By Kristina Houck
San Diego teen Steven Liu jumped off the bridge in front of Otay Ranch High School in Chula Vista on Nov. 1.
Friends said the 17-year-old was a victim of bullying. Some school officials said they don’t think bullying was the reason he committed suicide.
Bullying and cyberbullying has become a hot topic, and was one of many issues “America’s Most Wanted” host John Walsh discussed during a “Girls World Expo” seminar Nov. 3 at the Del Mar Fairgrounds.
“I’m urging you to sit down and talk to your kids about bullying and make them feel comfortable that they should do something before they get into the period of where they want to hurt themselves or hurt somebody else,” Walsh said to the room full of parents with their daughters.
From cyberbullying to sexting, Walsh discussed Internet safety during the seminar, which was sponsored by Cox Communications. He also asked a panel of four high school students questions about their Internet use.
Internet use is doubling every two years. The average household has six devices connected to the Internet, according to a survey conducted by Cox and the National Center for Missing and Exploited Children.
Walsh encouraged parents to talk to their children about Internet safety, discussing what they do online and what they shouldn’t do.
He explained that conversations about Internet safety are more common today. In 2005, 1 in 4 teens said their parents talked to them about staying safe online. Today, 85 percent of teens said their parents talk to them about online safety, according to the survey.
Still, according to the survey, 34 percent of tweens have lied to their parents about what they’ve done online.
“We’re not trying to ruin your lives,” Walsh said. “We’re not trying to make sure that you never meet a boy or go out anywhere or do anything adventurous. We just want to make sure you’re safe.”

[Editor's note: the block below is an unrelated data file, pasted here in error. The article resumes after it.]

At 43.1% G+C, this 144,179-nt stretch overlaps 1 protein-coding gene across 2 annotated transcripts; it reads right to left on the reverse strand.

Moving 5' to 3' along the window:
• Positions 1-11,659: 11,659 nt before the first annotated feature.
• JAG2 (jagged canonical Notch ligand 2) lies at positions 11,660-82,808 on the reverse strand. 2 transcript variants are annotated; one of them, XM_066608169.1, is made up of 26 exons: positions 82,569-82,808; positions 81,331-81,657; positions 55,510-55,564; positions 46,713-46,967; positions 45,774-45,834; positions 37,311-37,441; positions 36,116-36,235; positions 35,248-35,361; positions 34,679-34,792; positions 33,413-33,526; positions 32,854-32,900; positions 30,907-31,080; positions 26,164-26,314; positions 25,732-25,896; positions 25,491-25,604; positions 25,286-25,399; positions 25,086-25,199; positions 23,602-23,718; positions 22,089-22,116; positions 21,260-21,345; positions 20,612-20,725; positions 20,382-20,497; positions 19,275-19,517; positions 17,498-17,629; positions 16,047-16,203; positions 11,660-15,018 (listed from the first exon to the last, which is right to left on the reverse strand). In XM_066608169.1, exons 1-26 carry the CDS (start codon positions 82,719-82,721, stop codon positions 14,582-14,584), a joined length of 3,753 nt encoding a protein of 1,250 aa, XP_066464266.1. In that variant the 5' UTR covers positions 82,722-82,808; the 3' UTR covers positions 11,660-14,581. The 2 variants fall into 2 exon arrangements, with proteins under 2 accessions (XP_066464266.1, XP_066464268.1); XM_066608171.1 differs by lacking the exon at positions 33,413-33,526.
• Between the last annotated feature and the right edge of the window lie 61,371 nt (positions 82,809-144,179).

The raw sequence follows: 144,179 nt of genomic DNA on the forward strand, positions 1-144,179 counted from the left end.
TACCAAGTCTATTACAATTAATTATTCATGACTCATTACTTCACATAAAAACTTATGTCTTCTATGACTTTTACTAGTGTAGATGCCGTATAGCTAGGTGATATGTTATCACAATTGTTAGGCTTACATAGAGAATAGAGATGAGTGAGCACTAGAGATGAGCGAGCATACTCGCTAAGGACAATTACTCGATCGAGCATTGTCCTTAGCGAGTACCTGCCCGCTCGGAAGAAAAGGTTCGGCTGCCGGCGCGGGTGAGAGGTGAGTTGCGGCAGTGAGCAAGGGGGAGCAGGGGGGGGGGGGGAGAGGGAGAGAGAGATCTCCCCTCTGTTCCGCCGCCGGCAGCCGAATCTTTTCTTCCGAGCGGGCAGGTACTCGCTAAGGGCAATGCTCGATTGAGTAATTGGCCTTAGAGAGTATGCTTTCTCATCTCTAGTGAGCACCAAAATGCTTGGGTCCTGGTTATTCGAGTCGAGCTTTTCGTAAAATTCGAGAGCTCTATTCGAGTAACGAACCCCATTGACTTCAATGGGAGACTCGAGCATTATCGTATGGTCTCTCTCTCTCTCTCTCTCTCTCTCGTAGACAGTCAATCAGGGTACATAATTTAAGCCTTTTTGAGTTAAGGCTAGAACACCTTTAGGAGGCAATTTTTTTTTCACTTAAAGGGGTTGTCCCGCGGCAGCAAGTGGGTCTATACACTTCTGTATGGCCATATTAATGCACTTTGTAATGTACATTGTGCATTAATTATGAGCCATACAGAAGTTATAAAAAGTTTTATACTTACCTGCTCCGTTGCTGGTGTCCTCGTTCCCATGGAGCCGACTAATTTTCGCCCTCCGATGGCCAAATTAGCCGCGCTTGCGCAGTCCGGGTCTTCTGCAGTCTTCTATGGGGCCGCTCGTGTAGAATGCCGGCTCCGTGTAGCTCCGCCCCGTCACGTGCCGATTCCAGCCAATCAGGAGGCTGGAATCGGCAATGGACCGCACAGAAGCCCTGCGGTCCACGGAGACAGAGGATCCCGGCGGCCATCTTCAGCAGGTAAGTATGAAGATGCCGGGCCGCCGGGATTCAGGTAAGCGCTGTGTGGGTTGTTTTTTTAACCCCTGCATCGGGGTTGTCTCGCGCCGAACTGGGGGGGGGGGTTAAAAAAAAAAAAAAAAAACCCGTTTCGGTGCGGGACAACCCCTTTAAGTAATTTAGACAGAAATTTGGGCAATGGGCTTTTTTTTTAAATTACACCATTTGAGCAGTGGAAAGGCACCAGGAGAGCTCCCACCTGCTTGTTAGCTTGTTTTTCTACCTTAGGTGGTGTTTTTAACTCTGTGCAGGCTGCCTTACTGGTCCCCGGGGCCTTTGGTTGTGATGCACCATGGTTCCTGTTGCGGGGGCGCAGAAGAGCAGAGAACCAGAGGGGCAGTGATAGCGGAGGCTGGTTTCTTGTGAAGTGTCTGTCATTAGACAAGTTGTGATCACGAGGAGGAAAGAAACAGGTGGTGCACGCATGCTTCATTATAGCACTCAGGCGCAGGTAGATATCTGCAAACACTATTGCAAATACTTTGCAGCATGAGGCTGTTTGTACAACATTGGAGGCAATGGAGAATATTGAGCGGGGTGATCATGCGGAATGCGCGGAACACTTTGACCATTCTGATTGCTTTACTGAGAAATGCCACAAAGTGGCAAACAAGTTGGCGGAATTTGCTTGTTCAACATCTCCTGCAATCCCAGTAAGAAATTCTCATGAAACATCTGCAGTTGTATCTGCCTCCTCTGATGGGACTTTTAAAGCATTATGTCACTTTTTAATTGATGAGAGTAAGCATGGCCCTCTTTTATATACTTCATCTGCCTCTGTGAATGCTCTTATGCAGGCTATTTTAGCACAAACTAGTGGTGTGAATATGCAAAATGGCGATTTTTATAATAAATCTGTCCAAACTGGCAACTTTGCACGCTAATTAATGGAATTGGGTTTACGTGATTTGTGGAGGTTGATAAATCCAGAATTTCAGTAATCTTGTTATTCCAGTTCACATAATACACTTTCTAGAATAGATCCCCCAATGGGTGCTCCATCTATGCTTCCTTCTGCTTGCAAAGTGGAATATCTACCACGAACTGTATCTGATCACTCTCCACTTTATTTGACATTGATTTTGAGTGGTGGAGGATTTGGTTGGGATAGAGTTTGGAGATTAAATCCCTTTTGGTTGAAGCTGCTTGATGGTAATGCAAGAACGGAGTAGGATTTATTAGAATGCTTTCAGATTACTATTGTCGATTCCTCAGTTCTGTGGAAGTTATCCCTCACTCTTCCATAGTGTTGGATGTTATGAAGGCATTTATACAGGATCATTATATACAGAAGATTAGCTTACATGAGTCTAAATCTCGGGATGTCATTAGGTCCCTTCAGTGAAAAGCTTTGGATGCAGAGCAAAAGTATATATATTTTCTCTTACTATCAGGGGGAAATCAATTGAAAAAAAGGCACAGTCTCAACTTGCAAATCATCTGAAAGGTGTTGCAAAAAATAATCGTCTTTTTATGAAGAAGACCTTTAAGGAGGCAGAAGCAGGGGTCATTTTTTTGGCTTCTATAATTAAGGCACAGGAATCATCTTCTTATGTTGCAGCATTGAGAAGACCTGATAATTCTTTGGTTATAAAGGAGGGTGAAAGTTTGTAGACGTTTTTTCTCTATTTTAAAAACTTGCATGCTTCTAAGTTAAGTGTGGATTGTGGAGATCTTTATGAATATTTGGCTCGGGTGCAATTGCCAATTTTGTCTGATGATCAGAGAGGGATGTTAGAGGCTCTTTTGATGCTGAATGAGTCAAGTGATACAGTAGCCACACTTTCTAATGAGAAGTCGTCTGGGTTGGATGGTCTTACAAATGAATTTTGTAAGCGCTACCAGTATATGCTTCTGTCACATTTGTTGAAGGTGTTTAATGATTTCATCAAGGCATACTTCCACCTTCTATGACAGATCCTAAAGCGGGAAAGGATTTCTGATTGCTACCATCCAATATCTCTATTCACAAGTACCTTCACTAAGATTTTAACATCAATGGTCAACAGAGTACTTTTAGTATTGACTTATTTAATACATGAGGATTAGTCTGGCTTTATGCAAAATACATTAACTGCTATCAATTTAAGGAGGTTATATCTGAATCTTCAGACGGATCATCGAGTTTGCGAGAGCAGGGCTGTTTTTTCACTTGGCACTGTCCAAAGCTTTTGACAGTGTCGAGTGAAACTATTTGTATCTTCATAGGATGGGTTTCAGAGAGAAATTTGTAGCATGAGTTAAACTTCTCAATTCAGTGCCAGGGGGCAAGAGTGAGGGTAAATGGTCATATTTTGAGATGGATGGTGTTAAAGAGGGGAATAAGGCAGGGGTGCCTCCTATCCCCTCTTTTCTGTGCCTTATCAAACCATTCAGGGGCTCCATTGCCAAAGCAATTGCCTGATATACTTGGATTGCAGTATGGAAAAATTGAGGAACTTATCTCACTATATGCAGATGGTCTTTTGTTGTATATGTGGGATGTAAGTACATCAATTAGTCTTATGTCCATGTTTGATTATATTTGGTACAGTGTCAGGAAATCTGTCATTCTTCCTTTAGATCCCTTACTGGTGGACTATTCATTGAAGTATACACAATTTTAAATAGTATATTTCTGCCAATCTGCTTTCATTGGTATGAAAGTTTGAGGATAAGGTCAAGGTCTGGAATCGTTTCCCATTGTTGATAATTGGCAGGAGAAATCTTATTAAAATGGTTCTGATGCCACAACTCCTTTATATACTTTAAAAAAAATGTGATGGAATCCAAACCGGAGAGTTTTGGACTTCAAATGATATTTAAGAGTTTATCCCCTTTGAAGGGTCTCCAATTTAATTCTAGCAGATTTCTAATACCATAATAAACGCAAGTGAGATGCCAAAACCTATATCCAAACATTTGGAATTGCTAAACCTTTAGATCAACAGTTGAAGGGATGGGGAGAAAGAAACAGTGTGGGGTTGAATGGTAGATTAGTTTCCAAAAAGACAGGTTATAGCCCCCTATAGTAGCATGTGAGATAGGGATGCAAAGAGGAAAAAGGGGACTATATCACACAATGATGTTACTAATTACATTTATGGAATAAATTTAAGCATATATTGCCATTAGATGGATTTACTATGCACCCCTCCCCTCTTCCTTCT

Formerly a hotel builder, Walsh became an advocate for victims of violent crimes and the host of “America’s Most Wanted” after his 6-year-old son, Adam, was abducted and murdered in 1981. The television program ran for 25 years, and helped capture more than 1,200 fugitives and locate more than 50 missing children, including Elizabeth Smart.
“It changed our lives forever, but all the things that we’ve been able to accomplish and change and try to do as we fought back was because people like you cared,” Walsh said. “I want to thank you for all the support for all these years. I said it every week on ‘America’s Most Wanted,’ you can make a difference. And so many of you have helped me make a difference.”
Walsh continues to make a difference by being the spokesperson for Cox’s, “Take Charge!” Launched eight years ago, the initiative aims to teach parents and children about Internet safety.
“I have three kids — I had four kids,” Walsh said. “I know you’re all immortal. I know you’re all bulletproof. I know you never make mistakes. I know you don’t think you’re going to die. That’s why we, as parents, have to saddle up and say, ‘Look, here’s where the dangers are.’”
For more information about Take Charge!, visit www.cox.com/takecharge.